The socket interface to netlink is a new feature of Linux 2.2.

Linux 2.0 supported a more primitive device-based netlink interface (which is still available as a compatibility option). This obsolete interface is not described here.

NETLINK_SELINUX appeared in Linux 2.6.4.

NETLINK_AUDIT appeared in Linux 2.6.6.

NETLINK_KOBJECT_UEVENT appeared in Linux 2.6.10.

NETLINK_W1 and NETLINK_FIB_LOOKUP appeared in Linux 2.6.13.


NETLINK_GENERIC and NETLINK_ISCSI appeared in Linux 2.6.15.  


It is often better to use netlink via libnetlink or libnl than via the low-level kernel interface.  


This manual page is not complete.  


The following example creates a NETLINK_ROUTE netlink socket which will listen to the RTMGRP_LINK (network interface create/delete/up/down events) and RTMGRP_IPV4_IFADDR (IPv4 addresses add/delete events) multicast groups.

struct sockaddr_nl sa;

memset(&sa, 0, sizeof(sa));
sa.nl_family = AF_NETLINK;

bind(fd, (struct sockaddr *) &sa, sizeof(sa));

The next example demonstrates how to send a netlink message to the kernel (pid 0). Note that the application must take care of message sequence numbers in order to reliably track acknowledgements.

struct nlmsghdr *nh;    /* The nlmsghdr with payload to send. */
struct sockaddr_nl sa;
struct iovec iov = { nh, nh->nlmsg_len };
struct msghdr msg;

msg = { &sa, sizeof(sa), &iov, 1, NULL, 0, 0 };
memset(&sa, 0, sizeof(sa));
sa.nl_family = AF_NETLINK;
nh->nlmsg_pid = 0;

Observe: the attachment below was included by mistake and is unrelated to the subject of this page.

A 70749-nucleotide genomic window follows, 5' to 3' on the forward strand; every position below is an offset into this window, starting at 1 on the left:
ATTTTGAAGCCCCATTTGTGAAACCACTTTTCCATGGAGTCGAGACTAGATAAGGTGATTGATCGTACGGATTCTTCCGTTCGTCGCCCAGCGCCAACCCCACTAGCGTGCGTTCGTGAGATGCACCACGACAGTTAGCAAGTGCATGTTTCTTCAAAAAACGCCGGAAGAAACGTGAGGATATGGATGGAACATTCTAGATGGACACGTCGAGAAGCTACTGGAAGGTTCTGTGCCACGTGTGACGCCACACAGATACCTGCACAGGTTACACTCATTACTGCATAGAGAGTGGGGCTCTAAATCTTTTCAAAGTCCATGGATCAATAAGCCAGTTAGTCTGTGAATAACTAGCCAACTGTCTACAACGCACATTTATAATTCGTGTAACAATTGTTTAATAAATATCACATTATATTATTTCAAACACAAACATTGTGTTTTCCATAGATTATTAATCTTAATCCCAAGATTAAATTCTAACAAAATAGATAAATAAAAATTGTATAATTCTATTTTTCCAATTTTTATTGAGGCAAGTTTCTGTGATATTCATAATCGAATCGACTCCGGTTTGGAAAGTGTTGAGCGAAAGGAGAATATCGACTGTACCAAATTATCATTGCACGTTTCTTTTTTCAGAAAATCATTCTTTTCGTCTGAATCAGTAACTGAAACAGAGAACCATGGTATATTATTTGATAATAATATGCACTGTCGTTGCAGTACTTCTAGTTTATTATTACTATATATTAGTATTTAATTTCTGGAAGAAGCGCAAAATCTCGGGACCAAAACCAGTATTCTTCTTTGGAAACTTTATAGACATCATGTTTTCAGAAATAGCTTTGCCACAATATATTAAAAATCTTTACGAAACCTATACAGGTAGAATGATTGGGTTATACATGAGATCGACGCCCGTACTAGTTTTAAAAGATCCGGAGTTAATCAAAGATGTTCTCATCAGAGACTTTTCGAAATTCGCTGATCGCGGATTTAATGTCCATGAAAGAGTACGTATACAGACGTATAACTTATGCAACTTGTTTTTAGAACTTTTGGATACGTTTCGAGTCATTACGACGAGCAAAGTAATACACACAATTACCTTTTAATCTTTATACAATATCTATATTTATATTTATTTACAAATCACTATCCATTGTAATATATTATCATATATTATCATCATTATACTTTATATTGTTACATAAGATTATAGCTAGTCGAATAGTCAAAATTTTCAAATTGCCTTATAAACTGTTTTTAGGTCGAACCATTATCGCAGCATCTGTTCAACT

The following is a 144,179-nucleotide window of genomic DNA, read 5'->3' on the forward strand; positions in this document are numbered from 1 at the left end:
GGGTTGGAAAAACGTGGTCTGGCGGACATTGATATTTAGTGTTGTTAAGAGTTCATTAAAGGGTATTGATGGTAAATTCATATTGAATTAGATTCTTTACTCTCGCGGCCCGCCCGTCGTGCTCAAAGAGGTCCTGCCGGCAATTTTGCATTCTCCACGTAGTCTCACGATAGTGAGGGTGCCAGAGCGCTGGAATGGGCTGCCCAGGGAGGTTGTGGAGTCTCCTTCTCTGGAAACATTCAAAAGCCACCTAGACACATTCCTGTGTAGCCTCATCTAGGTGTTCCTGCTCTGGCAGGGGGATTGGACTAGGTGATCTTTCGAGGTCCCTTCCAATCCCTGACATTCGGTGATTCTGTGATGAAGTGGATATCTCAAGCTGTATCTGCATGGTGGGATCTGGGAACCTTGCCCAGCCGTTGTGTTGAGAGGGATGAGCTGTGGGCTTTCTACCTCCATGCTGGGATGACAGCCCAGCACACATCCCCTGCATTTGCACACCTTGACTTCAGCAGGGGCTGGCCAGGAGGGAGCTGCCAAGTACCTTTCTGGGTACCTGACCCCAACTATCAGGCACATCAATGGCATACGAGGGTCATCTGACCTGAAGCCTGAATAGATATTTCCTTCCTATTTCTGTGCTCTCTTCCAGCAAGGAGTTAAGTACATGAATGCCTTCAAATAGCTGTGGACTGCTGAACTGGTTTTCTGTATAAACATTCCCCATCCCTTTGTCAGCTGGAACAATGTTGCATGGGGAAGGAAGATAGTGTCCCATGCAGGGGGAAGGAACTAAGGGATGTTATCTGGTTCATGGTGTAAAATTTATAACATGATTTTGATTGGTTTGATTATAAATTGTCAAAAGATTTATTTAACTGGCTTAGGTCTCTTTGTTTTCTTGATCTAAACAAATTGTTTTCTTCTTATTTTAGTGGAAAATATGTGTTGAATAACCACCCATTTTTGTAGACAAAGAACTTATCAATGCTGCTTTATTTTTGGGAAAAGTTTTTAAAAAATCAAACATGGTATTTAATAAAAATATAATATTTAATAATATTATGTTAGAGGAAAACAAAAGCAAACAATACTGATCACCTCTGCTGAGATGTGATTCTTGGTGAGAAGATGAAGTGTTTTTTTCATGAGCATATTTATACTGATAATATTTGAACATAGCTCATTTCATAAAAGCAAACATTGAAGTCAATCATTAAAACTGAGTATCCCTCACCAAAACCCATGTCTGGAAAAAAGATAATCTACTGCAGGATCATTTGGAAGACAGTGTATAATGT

nh->nlmsg_seq = ++sequence_number;
/* Request an ack from kernel by setting NLM_F_ACK. */
nh->nlmsg_flags |= NLM_F_ACK;

sendmsg(fd, &msg, 0);

And the last example is about reading netlink message.

int len;
char buf[4096];
struct iovec iov = { buf, sizeof(buf) };
struct sockaddr_nl sa;
struct msghdr msg;
struct nlmsghdr *nh;

msg = { &sa, sizeof(sa), &iov, 1, NULL, 0, 0 };
len = recvmsg(fd, &msg, 0);

for (nh = (struct nlmsghdr *) buf; NLMSG_OK (nh, len);
     nh = NLMSG_NEXT (nh, len)) {
    /* The end of multipart message. */
    if (nh->nlmsg_type == NLMSG_DONE)

    if (nh->nlmsg_type == NLMSG_ERROR)
        /* Do some error handling. */

    /* Continue with parsing payload. */


cmsg(3), netlink(3), capabilities(7), rtnetlink(7)

information about libnetlink

information about libnl

RFC 3549 "Linux Netlink as an IP Services Protocol"  


This page is part of release 3.81 of the Linux man-pages project. A description of the project, information about reporting bugs, and the latest version of this page, can be found at



Address formats